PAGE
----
Having recently graduated from DUKE's School of Nursing with an MSN in Informatics, there was one topic that far outweighed any other: Standardization in Healthcare Language. The common theme being everyone knows we need it and everyone is working on it. But are we really making any progress?
It seems standards development has been an insurmountable task for far too long and there are too many differing groups working on their development. After sitting through countless lectures, some real progress is happening. New groups have come into the picture and are making rapid progress and older groups are reaching their goals. Why, all of a sudden, do we seem to be getting somewhere? Perhaps it is due to government regulations forcing the need to adopt standards and the recognition that we simply have to do this.
It would have been nice to have reached this realization long ago, since trying to retrofit this goal is a significant challenge now. We have entrenched technology into our clinical practice and we are weakened when it is not available. To implement the standards now will entail an overhaul of the systems that the country has been working so hard to install these past 20 plus years. The notion of standards seems so simplistic and fundamental, but the integration of those standards today will be just short of a tsunami.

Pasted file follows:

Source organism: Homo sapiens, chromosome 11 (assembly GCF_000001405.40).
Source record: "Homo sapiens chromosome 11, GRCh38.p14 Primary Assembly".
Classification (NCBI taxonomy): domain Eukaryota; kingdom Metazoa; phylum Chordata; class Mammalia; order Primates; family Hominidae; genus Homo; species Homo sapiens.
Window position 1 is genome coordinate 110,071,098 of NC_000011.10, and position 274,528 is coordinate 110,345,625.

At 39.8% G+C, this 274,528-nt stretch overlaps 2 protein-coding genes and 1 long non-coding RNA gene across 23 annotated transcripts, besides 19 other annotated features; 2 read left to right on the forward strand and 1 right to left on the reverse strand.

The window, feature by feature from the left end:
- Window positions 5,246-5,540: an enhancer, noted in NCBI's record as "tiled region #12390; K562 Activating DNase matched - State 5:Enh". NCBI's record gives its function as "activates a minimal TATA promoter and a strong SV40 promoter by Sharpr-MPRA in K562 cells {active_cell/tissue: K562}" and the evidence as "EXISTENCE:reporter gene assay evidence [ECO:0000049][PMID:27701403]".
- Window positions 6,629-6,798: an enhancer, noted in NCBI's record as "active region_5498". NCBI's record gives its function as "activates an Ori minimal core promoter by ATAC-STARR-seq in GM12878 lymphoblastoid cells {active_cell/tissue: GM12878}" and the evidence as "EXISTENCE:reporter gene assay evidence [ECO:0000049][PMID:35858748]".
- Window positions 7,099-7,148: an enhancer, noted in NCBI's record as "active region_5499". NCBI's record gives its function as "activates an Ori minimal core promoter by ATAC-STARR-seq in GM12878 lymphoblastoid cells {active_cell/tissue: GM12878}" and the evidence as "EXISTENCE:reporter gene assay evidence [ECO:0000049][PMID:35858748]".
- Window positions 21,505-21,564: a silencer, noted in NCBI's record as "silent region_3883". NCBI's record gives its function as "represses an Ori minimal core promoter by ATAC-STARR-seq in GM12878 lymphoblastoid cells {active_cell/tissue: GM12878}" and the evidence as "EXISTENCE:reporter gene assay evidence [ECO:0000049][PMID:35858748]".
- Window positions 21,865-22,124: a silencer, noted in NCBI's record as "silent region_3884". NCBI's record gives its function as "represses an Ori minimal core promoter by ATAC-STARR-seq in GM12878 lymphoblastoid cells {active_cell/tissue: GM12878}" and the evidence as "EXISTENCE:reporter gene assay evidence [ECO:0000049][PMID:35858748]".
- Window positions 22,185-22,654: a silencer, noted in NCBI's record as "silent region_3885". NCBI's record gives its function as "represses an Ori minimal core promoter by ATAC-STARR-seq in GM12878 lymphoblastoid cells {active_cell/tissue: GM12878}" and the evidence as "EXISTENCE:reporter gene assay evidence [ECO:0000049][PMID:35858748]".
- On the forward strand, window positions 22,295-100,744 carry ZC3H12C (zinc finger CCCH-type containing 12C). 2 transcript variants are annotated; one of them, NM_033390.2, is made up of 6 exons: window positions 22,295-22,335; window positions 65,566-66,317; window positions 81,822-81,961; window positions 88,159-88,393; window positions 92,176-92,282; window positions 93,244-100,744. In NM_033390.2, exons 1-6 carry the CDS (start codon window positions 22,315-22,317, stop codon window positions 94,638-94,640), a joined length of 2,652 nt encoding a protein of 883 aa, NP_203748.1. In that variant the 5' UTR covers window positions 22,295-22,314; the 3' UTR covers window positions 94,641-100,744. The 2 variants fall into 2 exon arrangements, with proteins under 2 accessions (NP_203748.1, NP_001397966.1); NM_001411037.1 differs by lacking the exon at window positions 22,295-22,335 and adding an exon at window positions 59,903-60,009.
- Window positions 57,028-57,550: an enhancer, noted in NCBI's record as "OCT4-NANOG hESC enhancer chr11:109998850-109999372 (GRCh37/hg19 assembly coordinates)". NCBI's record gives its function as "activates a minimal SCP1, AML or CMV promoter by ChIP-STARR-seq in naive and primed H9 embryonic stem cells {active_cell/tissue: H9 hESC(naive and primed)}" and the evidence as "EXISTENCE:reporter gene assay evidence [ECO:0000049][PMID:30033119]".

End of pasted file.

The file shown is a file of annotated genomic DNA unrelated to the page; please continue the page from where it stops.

Medical device language is one of these systems working towards standardization. But until that reality is reached, translation into a standard language can occur with a device integration solution. The various languages coming from the devices can be translated into one language for the electronic record. It is easier to support one funnel of data flow from all devices to create one output to the flow sheets and allow the data to be used for analytics, alarm and alerts, and other end destinations.
Incorporating standards today in the already built electronic record infrastructure will be the biggest challenge. It is good to know we are getting closer, but it will be even better when we are all done.